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Food Inc

July 18, 2010

If you care about your health, the health of the environment and living sustainably, you must see Food Inc

From the official website: “In Food, Inc., filmmaker Robert Kenner lifts the veil on our nation’s food industry, exposing the highly mechanized underbelly that has been hidden from the American consumer with the consent of our government’s regulatory agencies, USDA and FDA. Our nation’s food supply is now controlled by a handful of corporations that often put profit ahead of consumer health, the livelihood of the American farmer, the safety of workers and our own environment. We have bigger-breasted chickens, the perfect pork chop, herbicide-resistant soybean seeds, even tomatoes that won’t go bad, but we also have new strains of E. coli—the harmful bacteria that causes illness for an estimated 73,000 Americans annually. We are riddled with widespread obesity, particularly among children, and an epidemic level of diabetes among adults.

Featuring interviews with such experts as Eric Schlosser (Fast Food Nation), Michael Pollan (The Omnivore’s Dilemma,In Defense of Food: An Eater’s Manifesto) along with forward thinking social entrepreneurs like Stonyfield’s Gary Hirshberg and Polyface Farms’ Joel Salatin, Food, Inc. reveals surprising—and often shocking truths—about what we eat, how it’s produced, who we have become as a nation and where we are going from here.”

It’s interesting how little we know about where our food comes from. We eat, but we don’t question the source. If it comes in a box or a packet and it tastes good, we don’t care if it’s not produced ethically, or contains numbers and chemicals we can’t pronounce and probably shouldn’t ingest. We’ve become so far removed from our relationship with nature and the delicate balance between sustainable farming and feeding the masses.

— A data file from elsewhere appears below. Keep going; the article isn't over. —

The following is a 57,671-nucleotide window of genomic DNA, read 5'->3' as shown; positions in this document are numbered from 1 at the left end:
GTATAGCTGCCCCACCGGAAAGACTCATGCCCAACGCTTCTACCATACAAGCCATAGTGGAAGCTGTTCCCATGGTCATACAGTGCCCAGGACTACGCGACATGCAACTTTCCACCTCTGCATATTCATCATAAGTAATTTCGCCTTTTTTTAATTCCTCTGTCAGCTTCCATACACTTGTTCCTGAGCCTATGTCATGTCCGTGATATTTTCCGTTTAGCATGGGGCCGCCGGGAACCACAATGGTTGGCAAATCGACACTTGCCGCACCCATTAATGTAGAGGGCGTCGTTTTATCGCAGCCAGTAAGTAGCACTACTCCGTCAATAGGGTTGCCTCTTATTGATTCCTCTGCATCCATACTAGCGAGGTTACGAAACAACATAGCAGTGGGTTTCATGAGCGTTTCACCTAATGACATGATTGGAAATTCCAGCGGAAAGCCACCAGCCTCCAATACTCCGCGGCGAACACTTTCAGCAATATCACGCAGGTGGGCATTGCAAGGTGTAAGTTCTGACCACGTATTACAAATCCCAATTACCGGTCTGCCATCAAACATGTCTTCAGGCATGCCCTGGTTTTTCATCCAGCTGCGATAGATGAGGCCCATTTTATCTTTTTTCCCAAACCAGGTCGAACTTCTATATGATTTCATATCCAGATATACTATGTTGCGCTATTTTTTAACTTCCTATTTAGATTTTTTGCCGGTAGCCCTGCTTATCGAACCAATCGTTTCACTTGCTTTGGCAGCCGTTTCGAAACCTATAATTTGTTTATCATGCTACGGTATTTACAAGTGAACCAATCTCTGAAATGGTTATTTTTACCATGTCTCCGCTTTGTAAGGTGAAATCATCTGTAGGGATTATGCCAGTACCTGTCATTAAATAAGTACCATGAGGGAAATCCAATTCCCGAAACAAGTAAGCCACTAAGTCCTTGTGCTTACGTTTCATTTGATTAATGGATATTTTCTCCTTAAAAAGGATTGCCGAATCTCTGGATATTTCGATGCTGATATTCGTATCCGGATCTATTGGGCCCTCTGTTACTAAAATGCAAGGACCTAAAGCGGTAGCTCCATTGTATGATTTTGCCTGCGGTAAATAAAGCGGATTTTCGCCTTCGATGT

Whilst this film reveals some alarming practices in the American food industry, it also has a positive message about how we can advocate for change…

In relation back to my previous post on World Industrial Design Day 2010, as informed consumers, we can help create positive change, by how we shop, where we shop and what we spend our precious earnings on. Vote with your wallets and buy organic, local, and directly from farmers. Talk to them about their practices and build relationships with them which show you care. Give them 100% of the dollar they should earn from their hard work, instead of the 5% they receive from the supermarket juggernauts. Turn farming back into farming and not the industrialization of mass agriculture which it has become.

The impact of making food healthier for ourselves will have direct and powerful repercussions on the health of our planet… This is a global issue… This concerns all of us…

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